When I Realized I Love Growing Green Beans

Awesome garden

One of our raised beds.

I love growing green beans.

This year, our garden looks awesome. I’m really proud of it. In the past few weeks, I’ve been sharing lots of pictures on social media. To be honest, I’ve posted more photos of lettuce than I did of our son at graduation. But then the lettuce haven’t argued as I attempted to document their important milestones. No, they just grow themselves silly, as if they are encouraging me to break out the camera and photograph every bloom. (They don’t have to ask twice!)

After today’s rain, the garden was looking especially pretty. So once again, I took a few photos. This time, I featured the bush green beans. This is the first time I’ve ever planted green beans. Since, I don’t can them, I haven’t found it necessary to grow them. Instead, I rely upon on my sister to provide us green beans each year for Christmas. If she never gives me anything else, as long as there are quarts of her home-grown, home-canned green beans under the tree, I’ll be a happy woman. But I digress….

D. Landruth Seed Company is the oldest seed company in America.

D. Landruth Seed Company is the oldest seed company in America. They feature heirloom varieties.

This year, I decided to plant a package of D. Landruth Seed Company’s bush green beans. On a warm Saturday in March, I eagerly ripped open the seed packet, removing the top 1/2 inch. Sweet Katie (our niece’s friend who we’ve adopted into the family) was spending the afternoon with us. She mapped out how far apart the seeds needed to be and proceeded to plant. A couple weeks later when I was telling my sister that I had decided to plant green beans, she asked what type did we plant? I pulled out the seed packet (with its missing top 1/2 inch) only to discover that the seed genus was missing. Landruth produces beautiful seed packets, utilizing their archives of plant illustrations. On the back, they detail the history of the species. Some of their seeds originated in the 17th century. The detailed growing and care information is available on their website. So I couldn’t answer her question. I could see that I had bush beans, but I couldn’t tell her if they were Blue Lakes or Kentucky Wonders.

Why is that important to know? Because in my family, feuds have been started over varieties of green beans. When my great-aunt started growing Blue Lakes, there was anarchy from her older sister, my grandmother. Snide comments were made at holiday tables about the lack of beans in the green beans. Tsks were uttered over sparkling quart jars fresh from the pressure cooker. Snorts of disgust were echoed across well-tended garden rows. Blue Lakes were not Kentucky Wonders, the much valued pole bean that ruled my grandmother’s vegetable garden. I remember one year when my mother merely suggested planting Blue Lakes because they are stringless. That wasn’t about to be tolerated.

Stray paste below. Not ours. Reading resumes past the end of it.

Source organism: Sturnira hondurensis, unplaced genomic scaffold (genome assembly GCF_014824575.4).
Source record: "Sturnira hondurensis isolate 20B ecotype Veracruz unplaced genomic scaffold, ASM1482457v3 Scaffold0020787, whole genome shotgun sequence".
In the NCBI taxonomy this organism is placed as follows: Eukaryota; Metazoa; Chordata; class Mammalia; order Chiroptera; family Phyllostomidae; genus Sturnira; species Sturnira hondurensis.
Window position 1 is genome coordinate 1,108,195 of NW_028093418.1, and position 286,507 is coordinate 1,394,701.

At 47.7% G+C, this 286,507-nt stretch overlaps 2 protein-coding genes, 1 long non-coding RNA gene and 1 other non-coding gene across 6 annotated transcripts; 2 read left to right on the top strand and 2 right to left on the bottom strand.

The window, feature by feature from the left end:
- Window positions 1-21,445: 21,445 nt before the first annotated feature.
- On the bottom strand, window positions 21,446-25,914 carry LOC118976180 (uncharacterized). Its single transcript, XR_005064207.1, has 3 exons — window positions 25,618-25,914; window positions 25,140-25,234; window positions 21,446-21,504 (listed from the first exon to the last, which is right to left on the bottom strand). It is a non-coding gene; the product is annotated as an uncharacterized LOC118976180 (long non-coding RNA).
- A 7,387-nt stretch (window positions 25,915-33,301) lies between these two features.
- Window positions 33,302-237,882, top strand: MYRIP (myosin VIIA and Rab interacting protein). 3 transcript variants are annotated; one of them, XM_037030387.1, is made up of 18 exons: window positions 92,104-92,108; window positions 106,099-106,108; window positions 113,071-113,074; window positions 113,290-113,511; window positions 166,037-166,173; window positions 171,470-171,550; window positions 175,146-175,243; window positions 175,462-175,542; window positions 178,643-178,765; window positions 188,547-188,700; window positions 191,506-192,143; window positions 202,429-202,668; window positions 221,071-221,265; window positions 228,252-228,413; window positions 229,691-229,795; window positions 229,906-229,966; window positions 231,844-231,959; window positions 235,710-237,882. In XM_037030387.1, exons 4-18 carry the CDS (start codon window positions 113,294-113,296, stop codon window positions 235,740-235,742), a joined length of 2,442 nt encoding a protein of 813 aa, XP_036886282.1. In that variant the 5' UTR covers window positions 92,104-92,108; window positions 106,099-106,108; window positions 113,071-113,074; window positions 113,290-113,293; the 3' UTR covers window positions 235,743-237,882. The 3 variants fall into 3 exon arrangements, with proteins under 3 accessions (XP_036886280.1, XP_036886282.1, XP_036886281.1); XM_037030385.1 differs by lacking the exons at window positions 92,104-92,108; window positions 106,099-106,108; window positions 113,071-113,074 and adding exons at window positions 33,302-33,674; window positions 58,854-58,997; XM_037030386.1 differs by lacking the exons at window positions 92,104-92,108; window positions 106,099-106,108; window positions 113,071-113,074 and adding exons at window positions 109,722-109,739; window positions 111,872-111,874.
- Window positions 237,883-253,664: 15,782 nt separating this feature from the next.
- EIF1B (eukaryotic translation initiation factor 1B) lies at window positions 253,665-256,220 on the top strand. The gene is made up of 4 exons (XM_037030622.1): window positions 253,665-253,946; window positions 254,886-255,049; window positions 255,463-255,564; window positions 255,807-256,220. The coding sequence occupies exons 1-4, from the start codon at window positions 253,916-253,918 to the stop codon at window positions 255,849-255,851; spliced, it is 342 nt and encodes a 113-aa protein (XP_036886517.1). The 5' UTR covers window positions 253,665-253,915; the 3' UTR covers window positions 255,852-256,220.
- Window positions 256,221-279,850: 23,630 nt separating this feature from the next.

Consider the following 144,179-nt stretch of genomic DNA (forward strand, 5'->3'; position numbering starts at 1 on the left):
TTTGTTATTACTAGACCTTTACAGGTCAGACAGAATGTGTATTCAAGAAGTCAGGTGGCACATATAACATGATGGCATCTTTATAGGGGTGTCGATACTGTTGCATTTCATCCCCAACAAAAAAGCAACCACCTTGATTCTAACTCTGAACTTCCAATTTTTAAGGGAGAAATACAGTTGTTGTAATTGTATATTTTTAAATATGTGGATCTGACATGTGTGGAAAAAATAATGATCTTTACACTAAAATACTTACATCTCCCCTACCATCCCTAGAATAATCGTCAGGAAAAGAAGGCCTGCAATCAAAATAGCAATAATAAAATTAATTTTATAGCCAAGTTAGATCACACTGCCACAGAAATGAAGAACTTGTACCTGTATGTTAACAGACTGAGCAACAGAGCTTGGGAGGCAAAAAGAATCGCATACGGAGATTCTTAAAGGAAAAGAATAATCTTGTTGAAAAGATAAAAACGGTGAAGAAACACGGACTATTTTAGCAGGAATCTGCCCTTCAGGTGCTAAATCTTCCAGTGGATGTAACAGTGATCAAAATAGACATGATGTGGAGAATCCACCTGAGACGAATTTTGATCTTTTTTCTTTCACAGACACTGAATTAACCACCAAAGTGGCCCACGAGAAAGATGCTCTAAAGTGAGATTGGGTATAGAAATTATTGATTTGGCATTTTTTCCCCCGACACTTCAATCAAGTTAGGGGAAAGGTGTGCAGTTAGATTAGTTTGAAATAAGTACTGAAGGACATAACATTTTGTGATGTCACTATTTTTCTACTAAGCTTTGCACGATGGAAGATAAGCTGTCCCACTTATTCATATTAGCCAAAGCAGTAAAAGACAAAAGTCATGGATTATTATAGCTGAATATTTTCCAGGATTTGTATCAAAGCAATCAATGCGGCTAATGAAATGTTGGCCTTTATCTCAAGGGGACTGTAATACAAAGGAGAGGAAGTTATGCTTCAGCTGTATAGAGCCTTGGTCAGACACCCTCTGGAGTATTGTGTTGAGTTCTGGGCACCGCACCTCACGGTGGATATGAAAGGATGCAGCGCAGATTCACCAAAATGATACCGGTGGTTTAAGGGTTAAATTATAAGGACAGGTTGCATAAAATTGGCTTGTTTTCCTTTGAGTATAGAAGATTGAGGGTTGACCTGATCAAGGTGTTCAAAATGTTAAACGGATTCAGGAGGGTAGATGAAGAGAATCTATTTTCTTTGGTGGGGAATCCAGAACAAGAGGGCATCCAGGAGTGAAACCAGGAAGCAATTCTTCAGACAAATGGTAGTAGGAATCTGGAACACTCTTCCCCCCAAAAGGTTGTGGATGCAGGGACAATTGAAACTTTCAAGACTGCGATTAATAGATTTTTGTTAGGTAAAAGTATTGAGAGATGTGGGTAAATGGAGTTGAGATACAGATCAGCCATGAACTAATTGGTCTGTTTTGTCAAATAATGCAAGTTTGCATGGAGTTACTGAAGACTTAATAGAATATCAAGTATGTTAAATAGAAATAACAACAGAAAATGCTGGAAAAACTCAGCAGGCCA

For most, Blue Lakes are considered the benchmark of green beans because they have dark green cylindrical and, most importantly, stringless pods. But that stringless pod contains tiny bean seeds. I happen to think they are boring. I mean, when I eat green beans, I want to eat a well-balanced bite of pod and seed. I don’t want mostly pods. Besides, aren’t green beans best when they have a few loose shellies in them? Have you ever seen Blue Lakes shellies?

I didn’t think so.

Kentucky Wonders first appeared in seed catalogs in 1850. They are the classic pole bean. All across the south, whenever you see massive pole structures shaped like tee pees, that gardener is growing a hearty variety of Kentucky Wonders.  Kentucky Wonders are a prolific brown-seeded beans with oval, thick, gently curved pods.

Oh there have been many advances in seed development since my childhood, and I rather doubt my grandmother could tell the difference between the two these days. But she’d never budge on which tasted better or produced a better harvest. GMO seed or not, Ferry Morse Kentucky Wonders would still be her choice.

A green bean is born

A bush green bean is born.

So all spring, I have pondered about those green beans. Did I have Blue Lakes or Kentucky Wonders or perhaps (yikes!) some other variety? I tried not to fret too much about it because, while I didn’t know what kind they were, they were beautiful! A few days after we planted them, like a well-rehearsed chorus line, all the beans broke thru the ground and began reaching for the sun. I was delighted and thus began photographing them.

Today when I got home from work, I went to check on the garden. Like I said previously, it had rained and the kale were reaching out, waving for me to come brag on them. That’s when I noticed that my “bush beans” had sprouted tendrils like pole beans. Just days earlier, I had questioned my sister about trellising the green beans because they were creating vines, not bushes. She laughed at my question and assured me that bush beans were grown in mounds. All would be well.

Tendrils

Tendrils from the green beans have found the cucumber trellis.